The Racer: Jackdaws original idea of putting a Nissan RB25 engine into the car was impossible due to size restraint. So when a totaled Lotus Esprit V8 came along the engine was ripped out and put into the Friala. A custom cylinder head, turbos and complete engine remap have made the Lotus engine even more powerful whilst retaining some economy. The car has been converted from front wheel drive to rear wheel drive, power is delivered through a 6 speed gear box from a Jackdaw Lunatic. But don’t think she hasn’t done her bit in modifying the car. Along with the straight through exhausts and new paint, bright yellow headlight bulbs have been retrofitted for night time racing.

What does it sound like? Well like this-

Why is she taking part in the GAR?: Quite simply, she came to an agreement with Jackdaw that the modifications would be free if she won the GAR. Also it would hopefully mend a rather awkward ‘friendship’ with Kyle. Neither of them would turn down the chance to blast across Europe either.


Am I correct in expecting a Mad Max movie with this guy as the lead?

You are still driving home from BRC 66 and suddenly find yourself in a race in 1995


Haha, yeah, I was playing on the heritage of the XB Falcon being in Mad Max but the movie they’re making is a lot closer to Vanishing Point… Trying to keep the flame of 70’s street racer movies alive!


Great idea… Except the Esprit V8 wasn’t introduced until '96, one year after the GAR takes place. So the only way they could have obtained the engine would have been for Lotus to lend (or give) them a prototype of it. Still an interesting machine, though.


Clearly they are using a 95 pre production version


Clearly he just stole “borrowed” a prototype from the Lotus factory :stuck_out_tongue:


It’s likely that they had a few production models lined up for quality control. Although that leaves the question of who crashed it…


I think ‘borrowing’ an engine is what well say happened in this situation.
Bad research on my part oops.


The Car

The People

James and Jim Goule, two brothers with a knack for driving and modifying cars, as soon as they caught wind of the event they knew they had to enter (I mean who could resist the lure of that much money!?)

James was always the tinkerer of the two, taking everything in sight apart just to find out how it worked. As soon as he got his first car, he was hooked, eventually settling into a cozy job at a local garage, mediocre pay but enjoyable work. Jim loved to drive, lawn mowers, shitboxes, you name it. Eventually he found his way into racing amateur rallycross, getting a boring day job to support his hobbies.

The Madness

To be competitive, they needed a car, and no ordinary one at that. After some searching, they found a few month old BM F-219 that some inexperienced owner bottled into a wall and wrote off, it was the perfect place to start. Months was spent toiling away on the car, the front end was re-built with a more weight conscious safety setup in mind, some original steel panels were sourced whilst others were replaced with modern aluminium to further help the weight savings, whilst the whole aerodynamic setup of the car was re-worked to make it cut through the air like it wasn't there. The interior was completely stripped out to keep the car's diet going, leaving only two basic cloth front seats in place for the two occupants. The biggest piece of the puzzle was the engine, the crash virtually wrote-off the cast 10.5L lump that originally came with the car, but a plan was hatched. An aluminium 7.3L V12 was purchased from a shady backstreet dealer, with the help of some friends, James managed to find a pair of SOHC 4V heads that would mount to the block with little effort, whilst Jim's trip to the scrap yard yielded two dubiously large turbos, no questions were asked where they came from. The end result was an engine almost 200kg lighter, much smaller, whilst still producing some insane horsepower figures. To help control wheelspin, the traditional rear-wheel drive system was replaced with an almost fully custom AWD drivetrain, and the suspension replaced with sports components, stiffer springs and sway bars to improve handling. The end result was a car that broke the first dyno they put it on, had a butt stopwatch 0-60 time of somewhere in the 3 second realm, and was estimated to reach speeds of 254mph. A quick blast down the M1 saw the needle creep up past the 200mph mark with ease, and a more robust dyno gave them the numbers they wanted to hear; 1,033hp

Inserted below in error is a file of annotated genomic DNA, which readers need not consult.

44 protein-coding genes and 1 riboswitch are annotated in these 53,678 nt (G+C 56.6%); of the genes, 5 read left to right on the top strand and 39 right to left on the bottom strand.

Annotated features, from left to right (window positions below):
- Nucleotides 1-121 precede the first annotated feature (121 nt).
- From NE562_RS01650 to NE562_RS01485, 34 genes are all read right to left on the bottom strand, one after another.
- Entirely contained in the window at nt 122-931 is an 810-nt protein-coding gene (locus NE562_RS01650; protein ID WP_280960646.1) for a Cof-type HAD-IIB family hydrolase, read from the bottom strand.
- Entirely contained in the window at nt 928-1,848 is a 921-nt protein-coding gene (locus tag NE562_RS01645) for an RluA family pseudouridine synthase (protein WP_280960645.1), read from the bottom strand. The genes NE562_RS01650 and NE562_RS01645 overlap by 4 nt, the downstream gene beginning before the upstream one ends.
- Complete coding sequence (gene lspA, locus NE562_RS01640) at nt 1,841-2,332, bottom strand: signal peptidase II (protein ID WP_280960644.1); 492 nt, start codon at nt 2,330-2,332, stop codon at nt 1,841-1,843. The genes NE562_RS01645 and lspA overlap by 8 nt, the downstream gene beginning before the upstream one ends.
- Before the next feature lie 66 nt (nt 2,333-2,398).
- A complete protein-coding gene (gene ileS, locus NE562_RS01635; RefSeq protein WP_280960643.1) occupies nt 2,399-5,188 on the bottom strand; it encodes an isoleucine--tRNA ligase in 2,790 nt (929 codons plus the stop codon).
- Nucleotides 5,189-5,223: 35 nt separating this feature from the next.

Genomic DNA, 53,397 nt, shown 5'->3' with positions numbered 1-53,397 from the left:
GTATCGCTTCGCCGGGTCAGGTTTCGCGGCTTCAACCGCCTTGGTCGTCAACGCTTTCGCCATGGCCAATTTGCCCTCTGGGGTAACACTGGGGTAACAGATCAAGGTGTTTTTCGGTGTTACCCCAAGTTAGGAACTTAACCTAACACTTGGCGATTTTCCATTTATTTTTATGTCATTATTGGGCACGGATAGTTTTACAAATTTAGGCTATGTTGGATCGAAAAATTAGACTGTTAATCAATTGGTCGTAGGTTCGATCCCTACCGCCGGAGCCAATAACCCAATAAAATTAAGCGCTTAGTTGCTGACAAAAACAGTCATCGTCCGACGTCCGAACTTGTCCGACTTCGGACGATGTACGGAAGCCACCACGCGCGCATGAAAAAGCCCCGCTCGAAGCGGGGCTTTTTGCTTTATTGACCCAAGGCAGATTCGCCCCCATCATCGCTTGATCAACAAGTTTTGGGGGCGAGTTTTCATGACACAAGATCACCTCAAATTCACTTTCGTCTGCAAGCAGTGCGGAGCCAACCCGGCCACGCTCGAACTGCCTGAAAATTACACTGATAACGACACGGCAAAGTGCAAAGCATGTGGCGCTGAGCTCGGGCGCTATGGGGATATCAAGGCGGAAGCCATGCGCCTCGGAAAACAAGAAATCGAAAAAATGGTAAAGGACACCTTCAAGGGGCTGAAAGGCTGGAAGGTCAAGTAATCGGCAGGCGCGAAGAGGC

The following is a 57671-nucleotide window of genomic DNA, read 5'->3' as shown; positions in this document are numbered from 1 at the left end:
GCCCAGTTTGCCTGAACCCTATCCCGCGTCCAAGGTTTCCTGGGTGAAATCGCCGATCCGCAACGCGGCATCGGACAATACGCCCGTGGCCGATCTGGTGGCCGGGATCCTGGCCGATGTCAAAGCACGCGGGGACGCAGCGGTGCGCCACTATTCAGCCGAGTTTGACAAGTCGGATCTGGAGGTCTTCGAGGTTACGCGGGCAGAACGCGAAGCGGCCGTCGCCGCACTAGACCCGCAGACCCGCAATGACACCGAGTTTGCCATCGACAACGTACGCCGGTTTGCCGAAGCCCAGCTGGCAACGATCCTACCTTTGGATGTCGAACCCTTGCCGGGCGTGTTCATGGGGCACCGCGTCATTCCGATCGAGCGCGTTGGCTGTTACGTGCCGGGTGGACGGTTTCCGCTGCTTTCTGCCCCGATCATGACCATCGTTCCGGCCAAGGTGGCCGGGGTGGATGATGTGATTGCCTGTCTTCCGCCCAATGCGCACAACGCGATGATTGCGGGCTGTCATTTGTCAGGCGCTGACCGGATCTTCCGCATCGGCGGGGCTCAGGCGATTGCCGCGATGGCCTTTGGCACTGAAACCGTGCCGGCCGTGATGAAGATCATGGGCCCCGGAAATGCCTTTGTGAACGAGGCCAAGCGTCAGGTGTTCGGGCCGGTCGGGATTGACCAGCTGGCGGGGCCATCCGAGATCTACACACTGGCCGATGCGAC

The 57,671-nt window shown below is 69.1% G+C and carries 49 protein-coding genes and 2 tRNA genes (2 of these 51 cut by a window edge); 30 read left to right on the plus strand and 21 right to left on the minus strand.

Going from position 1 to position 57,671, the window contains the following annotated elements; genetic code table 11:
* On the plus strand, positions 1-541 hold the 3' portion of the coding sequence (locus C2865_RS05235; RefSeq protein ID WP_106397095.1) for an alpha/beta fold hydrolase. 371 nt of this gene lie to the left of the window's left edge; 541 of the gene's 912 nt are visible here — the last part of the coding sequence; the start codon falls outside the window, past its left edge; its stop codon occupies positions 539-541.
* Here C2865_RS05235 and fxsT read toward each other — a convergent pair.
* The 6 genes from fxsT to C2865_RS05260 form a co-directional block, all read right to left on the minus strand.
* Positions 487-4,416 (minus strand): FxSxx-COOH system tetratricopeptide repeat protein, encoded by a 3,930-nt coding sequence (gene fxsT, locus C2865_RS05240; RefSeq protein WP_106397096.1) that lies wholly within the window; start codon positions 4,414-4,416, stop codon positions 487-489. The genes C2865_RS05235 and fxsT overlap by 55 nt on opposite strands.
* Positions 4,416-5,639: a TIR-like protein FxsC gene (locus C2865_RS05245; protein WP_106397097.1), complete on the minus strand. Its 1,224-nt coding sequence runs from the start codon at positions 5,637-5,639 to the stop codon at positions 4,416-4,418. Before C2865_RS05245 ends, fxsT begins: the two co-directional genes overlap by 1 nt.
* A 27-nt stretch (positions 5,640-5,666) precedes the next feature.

It was simply named the "F-219+35"


I’m curious how many times you expect this beast to stop for fuel?


Going 254mph is no easy feat, but average fuel consumption should be around the 12-13mpg (UK) mark. Quite a few times, however the time lost should be made up sharp-ish when the car is moving


I’ll make sure to keep my fiberglass monster out of that thing’s way.

After all, I wouldn’t want to shake a few bolts loose and have them blow through your windshield at a million miles an hour.


I hope they don’t share the same fate as the guy in Vanishing Point.


I’ll just note that you’ll be able to do roughly 200km on a single tank. Most will be able to do 500-ish. Meaning that every 1000km an average driver will lose 6-16 minutes, while you’d be losing 15-40 minutes for fuel depending on the RNG rolls


Maybe… Maybe I went a little crazy keeping the XR-3 above 30 US MPG.

But maybe it’ll come in handy.